"Oh, phugh." Aldous placed his hands on his hips and turned away to stare off to the distant horizon. "I am too old for this," he mumbled waving a hand out behind him. "Leave me be, all of you. I must think." Without saying more, the wizard resumed his silent vigil, hands on hips, staring at nothing.
Col tried to approach Aldous, tried to explain, but found his way blocked by one of the wizard's shields. He shrugged and sought the shelter of a nearby tree. It wasn't long before Ovid and Aimee joined him.
The silence stretched out before them, broken only by the soft whimpers of the OrbWard and the brittle snaps of dry leaves beneath Col as he fidgeted.
Col watched Ovid as he stroked the tops of his hairy hands, over and over, a slow rhythmic motion that grated on his nerves, but he continued to stare at those hands, using them as a reason to avoid the girl who sat next to him. Lowering his head, he peered at her through the veil of his hair.
Aimee sat quietly, her small hands folded in her lap, resigned to her fate.
Col wondered at her calm acceptance of whatever fate held for her. He was sure he could never remain so calm while others decided his course. He smirked as he thought of his guardian. He knew he would never remain so calm or so quiet.
The silence grew oppressive. It was stifling and burdensome, but Col didn't know how to break its awkward hold on him. He rubbed his own hands, aping Ovid. He was about to start pacing when Aimee's stomach announced itself with a loud rumble.
"Oh," she whispered, placing a hand over her middle.
"Hungry?" Col asked.
Not waiting for a reply, he unslung his pack and rummaged within. When his rumpled bedroll appeared, he felt his face grow warm and quickly shoved it from their sight.
"Aha," he proclaimed as he withdrew a small bundle, neatly wrapped in soft linen. "Callie, my sister," he explained, "always leaves me part of her meal."
The girl turned her eyes on him and he nearly forgot to breath. Those eyes, those wondrous, magical eyes.
He quickly bent his head, hoping that his hair hid his face, and unwrapped the bread loaf.
Aimee didn't hesitate. In mere seconds, the loaf was gone.
Col's eyes grew wide. "You were really, really hungry."
Mouth still full, Aimee nodded.
"I'm Col." He smiled as he watched her lick the crumbs from her fingers.
She offered him a weak smile, before saying, "I am Aimee, daughter of Mir, granddaughter of Lorna, from the House of the Great Shield."
"Nice to meet you."
Aimee nodded, but said no more as she stared at her lap.
Again silence reared its awkward head. It made Col uncomfortable, waiting always made him uncomfortable. The silence reminded him they were doing nothing to remedy their situation. He'd rather do something, anything, even if wrong, than do nothing.
The longer he was made to wait, the more the silence threatened to smother him. He couldn't stop fidgeting, couldn't stop worrying, couldn't… "That's it," Col proclaimed. He slapped a hand against his leg and rose. "Wizard, I have had enough of this waiting."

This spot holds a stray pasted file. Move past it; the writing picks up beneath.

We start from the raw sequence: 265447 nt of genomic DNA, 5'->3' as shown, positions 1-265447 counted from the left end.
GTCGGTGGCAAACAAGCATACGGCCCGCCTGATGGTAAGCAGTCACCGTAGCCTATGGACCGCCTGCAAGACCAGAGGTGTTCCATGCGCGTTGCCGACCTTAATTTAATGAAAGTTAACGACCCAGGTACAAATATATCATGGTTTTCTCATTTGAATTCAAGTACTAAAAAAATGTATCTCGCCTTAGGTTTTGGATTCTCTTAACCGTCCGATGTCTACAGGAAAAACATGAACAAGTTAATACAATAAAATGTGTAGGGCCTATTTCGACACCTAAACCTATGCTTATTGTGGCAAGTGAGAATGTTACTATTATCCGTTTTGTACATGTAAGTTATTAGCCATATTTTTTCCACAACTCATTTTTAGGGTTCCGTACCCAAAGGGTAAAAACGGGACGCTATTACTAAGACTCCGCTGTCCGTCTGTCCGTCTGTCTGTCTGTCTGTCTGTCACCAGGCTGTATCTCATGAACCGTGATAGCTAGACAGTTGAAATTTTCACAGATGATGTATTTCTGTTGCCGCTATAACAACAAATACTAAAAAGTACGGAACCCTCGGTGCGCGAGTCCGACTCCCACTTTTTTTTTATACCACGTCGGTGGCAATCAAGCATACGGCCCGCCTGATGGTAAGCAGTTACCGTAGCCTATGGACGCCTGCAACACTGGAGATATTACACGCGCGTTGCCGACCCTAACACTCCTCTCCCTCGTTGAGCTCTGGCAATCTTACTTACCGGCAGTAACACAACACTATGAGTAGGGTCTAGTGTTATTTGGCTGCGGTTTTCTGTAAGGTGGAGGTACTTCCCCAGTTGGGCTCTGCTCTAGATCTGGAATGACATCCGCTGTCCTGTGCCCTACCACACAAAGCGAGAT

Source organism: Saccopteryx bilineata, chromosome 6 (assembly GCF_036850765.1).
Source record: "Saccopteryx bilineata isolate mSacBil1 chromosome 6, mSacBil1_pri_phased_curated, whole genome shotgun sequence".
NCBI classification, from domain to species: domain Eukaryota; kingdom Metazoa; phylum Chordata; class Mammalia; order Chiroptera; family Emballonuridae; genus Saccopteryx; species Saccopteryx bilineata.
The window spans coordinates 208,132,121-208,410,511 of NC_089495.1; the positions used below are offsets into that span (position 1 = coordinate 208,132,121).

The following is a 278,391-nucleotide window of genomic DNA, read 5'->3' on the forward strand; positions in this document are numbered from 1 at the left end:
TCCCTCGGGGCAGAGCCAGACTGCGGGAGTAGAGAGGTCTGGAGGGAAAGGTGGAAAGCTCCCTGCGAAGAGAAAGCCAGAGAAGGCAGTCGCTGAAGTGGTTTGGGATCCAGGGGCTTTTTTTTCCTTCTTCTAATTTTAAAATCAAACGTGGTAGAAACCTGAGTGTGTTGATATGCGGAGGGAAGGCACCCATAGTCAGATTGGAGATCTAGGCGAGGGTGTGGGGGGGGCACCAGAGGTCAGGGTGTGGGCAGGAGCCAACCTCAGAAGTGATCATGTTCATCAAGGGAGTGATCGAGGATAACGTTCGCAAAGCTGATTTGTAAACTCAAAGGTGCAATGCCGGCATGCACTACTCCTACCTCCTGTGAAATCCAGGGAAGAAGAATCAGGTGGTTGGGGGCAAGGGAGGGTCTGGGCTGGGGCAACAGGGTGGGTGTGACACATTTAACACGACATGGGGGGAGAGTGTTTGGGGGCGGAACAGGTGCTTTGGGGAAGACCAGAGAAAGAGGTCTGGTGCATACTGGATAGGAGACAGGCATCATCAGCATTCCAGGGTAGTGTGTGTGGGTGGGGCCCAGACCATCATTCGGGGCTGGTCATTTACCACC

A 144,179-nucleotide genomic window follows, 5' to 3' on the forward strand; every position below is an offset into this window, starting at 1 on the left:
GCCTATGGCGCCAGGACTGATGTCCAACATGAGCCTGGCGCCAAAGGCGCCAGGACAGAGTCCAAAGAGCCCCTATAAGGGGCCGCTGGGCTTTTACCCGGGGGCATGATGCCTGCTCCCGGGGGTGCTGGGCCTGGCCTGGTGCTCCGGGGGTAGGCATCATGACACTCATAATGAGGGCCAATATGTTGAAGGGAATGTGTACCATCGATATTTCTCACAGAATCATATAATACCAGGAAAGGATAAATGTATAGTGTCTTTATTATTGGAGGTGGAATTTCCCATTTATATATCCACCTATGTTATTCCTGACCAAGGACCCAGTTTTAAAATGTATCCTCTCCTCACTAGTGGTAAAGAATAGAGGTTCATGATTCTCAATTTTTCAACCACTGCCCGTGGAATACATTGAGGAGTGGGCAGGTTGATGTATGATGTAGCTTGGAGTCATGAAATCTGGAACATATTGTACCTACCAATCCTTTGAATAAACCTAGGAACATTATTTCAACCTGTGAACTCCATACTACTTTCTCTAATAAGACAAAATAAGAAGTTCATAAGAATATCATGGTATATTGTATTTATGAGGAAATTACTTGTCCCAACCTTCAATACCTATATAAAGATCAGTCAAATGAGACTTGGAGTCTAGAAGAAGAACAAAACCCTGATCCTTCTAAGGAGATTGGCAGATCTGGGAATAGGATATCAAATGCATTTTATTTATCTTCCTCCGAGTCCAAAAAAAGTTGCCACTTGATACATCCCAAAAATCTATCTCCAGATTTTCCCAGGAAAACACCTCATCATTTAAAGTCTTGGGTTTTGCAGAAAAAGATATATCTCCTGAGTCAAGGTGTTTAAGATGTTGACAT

"As have I," Aldous replied as he turned to face them. Just as he opened his mouth to speak, Aimee whispered, "I know of another orb."
Aldous narrowed his eyes. "What did you say?"
Aimee raised her head slowly and met the wizard's glare. "I know of this orb you desire, I have seen another, here on Bydameur."
Ovid jumped to his feet. "Wizard, we must find it. It will–"
"Sit down, Ovid, and calm yourself." Turning toward the girl, Aldous said, "Now, Aimee was it?"
"Aimee then. I want you to tell me about this other orb. Leave nothing out. Then, I want to hear how a Byda came to be here, with us, rather than in service to the Mother Wind."
Again she nodded. "I will tell you all I know."
"Good, and when you're through," he leveled his stare on Col, "I'll decide what we do next."
"I am Aimee, daughter of–"
"Yes, yes, I heard all that before." Aldous waved a hand at her. "Skip that. What I want to know is how you came to be here, causing me so much trouble and where you saw the other orb. Now, continue."
Aimee sighed. "I was given to the wind near my thirteenth cycle."
"You were a Chosen?"
"Yes, I was chosen and was near transformation when slavers pulled me from the shrine and shackled me in their cold iron. The demon metal shielded my gift from me. I could not transform before the moon completed its own cycle. Thus, the Mother Wind did not see me when it was my time, and now," she whispered, "I will never dance with the wind."
"Transition?" Col frowned.
"Death," Aldous supplied. "Her ability to become invisible is why she was chosen to die. Those born with this ability are considered the spirit children of the Mother Wind. They are given back to their mother before they become of age."
Col gasped. "You mean sacrificed, don't you?"
"Col, hush. You are in no position to judge." Aldous shook his head at the prince.
Aimee met Col's gaze. "It is no sacrifice, it is an honor. I was charged to shed my earthly shell forever and join my spirit to that of the Mother Wind. I would then protect my people for all time. It is a noble thing. Death is merely a transition to something more."
She returned her gaze to her lap. "Not all are blessed by the Mother. Not all achieve transition."
"Why would you want to die?"
"Col," the wizard shook his head at him. "It is their way." He placed a hand on the girl's shoulder and offered what small comfort he could. "It is a great honor to be chosen. Very few are. Fewer still hold the power to conceal. Yet only the girl not yet a woman may transcend. Once that time has passed–"
"Then the girl who is no longer a girl is forever banned from the Mother's kingdom. The wind no longer speaks to her; her spirit will never soar free. She will remain a shadow to her people, a mere shell of what she could have been." A tear trailed down Aimee's cheek. "It is the slavers who stole my honor; it is they who hold the orb you seek."
Aldous sighed. "Then it is to the slavers we must go."
Copyright© – No part of this may be reproduced without permission